Math and reading scores for fourth- and eighth-grade students in the United States have gone down compared to 2017, according to numbers from the National Center for Education Statistics (NCES).
“Over the past decade, there has been no progress in either mathematics or reading performance, and the lowest performing students are doing worse,” said NCES associate commissioner Peggy Carr.
The finding is based on data collected as part of the organization’s 2019 National Assessment of Education Progress (NAEP), also known as the Nation’s Report Card. NAEP is a congressionally-mandated project that looks at representatives samples of students from every state in the nation, from Washington, D.C., and from select large urban school districts.
This year’s study was administered to 600,000 students enrolled in public and Catholic schools. It found that a decline in reading scores compared to 2017 occurred in 17 states for fourth graders and in 31 states for eighth graders. The average drop was one point for fourth grade and three points for eighth grade.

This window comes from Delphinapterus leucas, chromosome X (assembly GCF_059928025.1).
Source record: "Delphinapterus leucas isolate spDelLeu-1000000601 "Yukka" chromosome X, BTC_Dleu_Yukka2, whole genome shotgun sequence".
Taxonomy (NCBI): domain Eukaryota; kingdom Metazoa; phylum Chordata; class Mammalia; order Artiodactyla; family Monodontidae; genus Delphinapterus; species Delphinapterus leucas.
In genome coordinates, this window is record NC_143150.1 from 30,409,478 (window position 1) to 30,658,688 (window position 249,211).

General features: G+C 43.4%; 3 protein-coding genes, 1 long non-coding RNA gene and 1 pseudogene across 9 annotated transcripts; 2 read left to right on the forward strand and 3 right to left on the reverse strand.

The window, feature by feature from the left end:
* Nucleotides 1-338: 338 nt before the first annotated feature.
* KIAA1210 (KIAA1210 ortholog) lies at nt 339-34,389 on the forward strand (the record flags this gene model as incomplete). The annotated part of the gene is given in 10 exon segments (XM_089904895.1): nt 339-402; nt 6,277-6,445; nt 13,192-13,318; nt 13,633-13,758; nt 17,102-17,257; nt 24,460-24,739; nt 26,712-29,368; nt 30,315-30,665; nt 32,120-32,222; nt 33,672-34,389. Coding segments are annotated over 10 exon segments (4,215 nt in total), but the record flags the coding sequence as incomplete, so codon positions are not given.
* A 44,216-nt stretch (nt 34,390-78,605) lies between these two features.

“A 3-point decline for the country is substantial in as much as 31 states are driving it, large states, small states — and it's a very meaningful decline,” Carr said.
This decline was seen at all levels of achievement, meaning it was seen among students classified as high-achieving and low-achieving. The only exception was in the top-achieving group of fourth graders.
“Over the long term in reading, the lowest performing students — those readers who struggle the most — have made no progress from the first NAEP administration almost 30 years ago,” Carr noted.
In math, fourth graders had a one-point increase while eighth graders had a one-point decrease compared to their peers in 2017.
Carr explained that, broken down, the data revealed differences between students of different performance and family income levels.
For example, the overall score decline for fourth graders was largely due to a decrease in the scores of lower-performing students in three of the four grade-subject combinations.
“The distributions are pulling apart, with the bottom dropping faster,” Carr said. “It's not clear what's happening here, but it is clear and it's consistent.”
(Continue Reading at thenewamerican.com)